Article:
Henry VIII was a stickler for detail. Woe betide any gentleman of the privy chamber who was not in a "sober manner" and ready to help dress him at 7am every day. If the King's barber wanted to avoid getting the chop, he also had to be on time and not in the company of "vile persons or misguided women".
These are examples of the facts that have been enthralling pupils logging on to an award-winning website.
Learning Curve, launched in 1999 by Tony Blair, has come joint top of a poll of the best ICT resources for history teachers.
The National Archives' educational site beat stiff competition from Microsoft Word and the BBC history website in the poll of 150 history departments. Only digital cameras were ranked as useful as Learning Curve.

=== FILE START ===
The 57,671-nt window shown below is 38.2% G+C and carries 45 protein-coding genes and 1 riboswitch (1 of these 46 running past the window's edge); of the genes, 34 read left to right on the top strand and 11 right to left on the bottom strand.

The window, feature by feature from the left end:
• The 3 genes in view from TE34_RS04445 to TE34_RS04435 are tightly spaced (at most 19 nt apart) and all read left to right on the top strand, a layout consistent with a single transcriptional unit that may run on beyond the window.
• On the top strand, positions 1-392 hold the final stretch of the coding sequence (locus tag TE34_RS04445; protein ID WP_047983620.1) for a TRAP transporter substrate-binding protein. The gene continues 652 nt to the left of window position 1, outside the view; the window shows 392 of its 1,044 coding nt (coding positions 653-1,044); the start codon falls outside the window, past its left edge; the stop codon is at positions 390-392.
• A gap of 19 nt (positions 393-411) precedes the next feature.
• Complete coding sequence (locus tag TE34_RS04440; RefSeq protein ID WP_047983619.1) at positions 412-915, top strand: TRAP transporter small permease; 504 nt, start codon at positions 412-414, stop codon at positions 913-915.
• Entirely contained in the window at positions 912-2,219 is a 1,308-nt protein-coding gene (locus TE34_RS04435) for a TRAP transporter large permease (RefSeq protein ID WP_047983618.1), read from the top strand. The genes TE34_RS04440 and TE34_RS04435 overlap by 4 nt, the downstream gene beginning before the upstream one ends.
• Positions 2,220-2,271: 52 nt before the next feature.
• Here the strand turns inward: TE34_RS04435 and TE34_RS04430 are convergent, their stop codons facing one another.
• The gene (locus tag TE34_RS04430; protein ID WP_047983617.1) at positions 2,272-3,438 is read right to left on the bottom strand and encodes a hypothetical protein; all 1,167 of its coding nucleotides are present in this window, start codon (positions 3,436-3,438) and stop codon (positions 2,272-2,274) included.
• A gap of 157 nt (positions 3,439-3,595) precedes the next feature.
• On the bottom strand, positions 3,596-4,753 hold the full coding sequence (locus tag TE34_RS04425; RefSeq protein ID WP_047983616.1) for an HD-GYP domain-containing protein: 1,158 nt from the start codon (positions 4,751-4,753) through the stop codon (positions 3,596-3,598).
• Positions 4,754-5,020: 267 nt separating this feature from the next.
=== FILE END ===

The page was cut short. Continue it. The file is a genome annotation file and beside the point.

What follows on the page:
Tom O'Leary, a former history teacher who is now head of education and interpretation at the National Archives, said it was not just the quirky facts which had made its website such a success.
"Amazing facts do draw children into the subject," he said, "But primary source materials, such as original documents and eye-witness accounts, have also inspired children and made the website such a success."
Learning Curve is structured to tie in with the history national curriculum from key stages 2 to 5. Teachers can help students learn about topics ranging from the Middle Ages to the Cold War.
As well as the source material, there are interactive quizzes and games on the website. Pupils can, for instance, joust with each other or take a virtual tour of a Tudor village.
And if today's pupils think they have it bad at school, they can read about some of their counterparts from the Victorian era who would only too willingly have swapped a day working down a coal mine for a few hours in the classroom. One such 14-year-old was forced down the mine by his whip-wielding mother.